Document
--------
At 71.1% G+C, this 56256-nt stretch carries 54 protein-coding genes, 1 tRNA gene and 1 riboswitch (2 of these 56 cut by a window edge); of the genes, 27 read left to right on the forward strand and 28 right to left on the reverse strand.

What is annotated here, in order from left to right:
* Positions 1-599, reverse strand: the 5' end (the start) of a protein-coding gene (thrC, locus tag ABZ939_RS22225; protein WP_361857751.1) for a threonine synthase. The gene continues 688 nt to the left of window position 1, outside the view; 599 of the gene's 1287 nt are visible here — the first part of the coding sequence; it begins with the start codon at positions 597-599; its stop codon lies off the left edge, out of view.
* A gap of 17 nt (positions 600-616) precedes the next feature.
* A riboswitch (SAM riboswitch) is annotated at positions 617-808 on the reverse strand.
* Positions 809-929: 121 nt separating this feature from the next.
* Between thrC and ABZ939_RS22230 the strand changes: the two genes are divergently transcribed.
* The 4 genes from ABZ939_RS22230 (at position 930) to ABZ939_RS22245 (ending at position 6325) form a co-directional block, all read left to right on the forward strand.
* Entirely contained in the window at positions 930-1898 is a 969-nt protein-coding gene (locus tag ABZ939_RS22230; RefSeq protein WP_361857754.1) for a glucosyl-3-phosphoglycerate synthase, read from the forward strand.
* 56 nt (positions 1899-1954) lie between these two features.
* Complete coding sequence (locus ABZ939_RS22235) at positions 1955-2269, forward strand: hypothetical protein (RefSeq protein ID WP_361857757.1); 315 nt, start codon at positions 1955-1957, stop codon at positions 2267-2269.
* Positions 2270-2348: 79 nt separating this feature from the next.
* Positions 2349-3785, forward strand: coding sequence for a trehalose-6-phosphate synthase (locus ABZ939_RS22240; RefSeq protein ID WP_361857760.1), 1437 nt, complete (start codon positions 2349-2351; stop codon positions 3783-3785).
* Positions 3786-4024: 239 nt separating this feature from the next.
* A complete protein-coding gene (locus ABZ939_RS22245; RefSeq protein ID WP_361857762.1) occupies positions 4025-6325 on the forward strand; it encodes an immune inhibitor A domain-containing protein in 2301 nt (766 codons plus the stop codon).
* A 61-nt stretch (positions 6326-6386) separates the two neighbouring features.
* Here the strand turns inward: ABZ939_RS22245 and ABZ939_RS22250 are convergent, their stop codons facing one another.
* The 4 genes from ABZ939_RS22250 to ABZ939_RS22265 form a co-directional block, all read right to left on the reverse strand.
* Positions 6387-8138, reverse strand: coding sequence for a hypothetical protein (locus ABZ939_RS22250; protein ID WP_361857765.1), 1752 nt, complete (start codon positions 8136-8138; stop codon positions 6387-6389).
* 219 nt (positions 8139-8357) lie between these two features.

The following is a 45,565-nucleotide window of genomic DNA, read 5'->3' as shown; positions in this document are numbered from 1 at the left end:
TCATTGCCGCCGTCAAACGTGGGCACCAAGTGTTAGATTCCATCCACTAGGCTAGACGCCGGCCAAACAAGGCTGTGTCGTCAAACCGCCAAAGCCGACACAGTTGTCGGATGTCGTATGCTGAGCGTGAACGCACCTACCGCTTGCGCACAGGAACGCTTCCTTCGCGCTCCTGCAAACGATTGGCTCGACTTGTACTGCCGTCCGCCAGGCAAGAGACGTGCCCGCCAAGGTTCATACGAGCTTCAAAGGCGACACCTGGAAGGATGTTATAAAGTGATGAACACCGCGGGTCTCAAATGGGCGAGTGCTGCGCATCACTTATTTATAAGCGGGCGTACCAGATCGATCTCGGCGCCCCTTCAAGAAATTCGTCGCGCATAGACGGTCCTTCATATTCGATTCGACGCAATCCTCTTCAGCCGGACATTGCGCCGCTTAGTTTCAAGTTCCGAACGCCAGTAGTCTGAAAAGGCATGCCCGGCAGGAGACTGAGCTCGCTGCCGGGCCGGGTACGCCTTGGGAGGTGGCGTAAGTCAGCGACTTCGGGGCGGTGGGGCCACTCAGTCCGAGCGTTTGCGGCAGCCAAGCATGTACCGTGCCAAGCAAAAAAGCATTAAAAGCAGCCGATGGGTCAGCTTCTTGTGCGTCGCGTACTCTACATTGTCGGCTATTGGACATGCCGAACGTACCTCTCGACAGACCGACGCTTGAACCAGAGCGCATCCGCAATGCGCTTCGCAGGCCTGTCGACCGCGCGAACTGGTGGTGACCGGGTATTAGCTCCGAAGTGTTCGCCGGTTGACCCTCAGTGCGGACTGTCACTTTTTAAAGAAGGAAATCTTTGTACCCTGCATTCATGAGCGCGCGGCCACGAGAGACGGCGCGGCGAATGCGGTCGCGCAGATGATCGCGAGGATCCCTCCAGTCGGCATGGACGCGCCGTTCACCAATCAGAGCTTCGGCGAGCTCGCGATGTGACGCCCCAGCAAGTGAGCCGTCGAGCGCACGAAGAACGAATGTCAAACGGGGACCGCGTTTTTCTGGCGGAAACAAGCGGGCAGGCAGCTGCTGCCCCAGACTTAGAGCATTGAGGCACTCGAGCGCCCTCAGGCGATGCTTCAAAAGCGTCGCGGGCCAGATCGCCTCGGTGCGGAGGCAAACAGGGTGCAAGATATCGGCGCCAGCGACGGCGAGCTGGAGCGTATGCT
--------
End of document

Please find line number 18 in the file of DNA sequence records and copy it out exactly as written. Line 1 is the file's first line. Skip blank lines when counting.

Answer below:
* The 4 genes from ABZ939_RS22250 to ABZ939_RS22265 form a co-directional block, all read right to left on the reverse strand.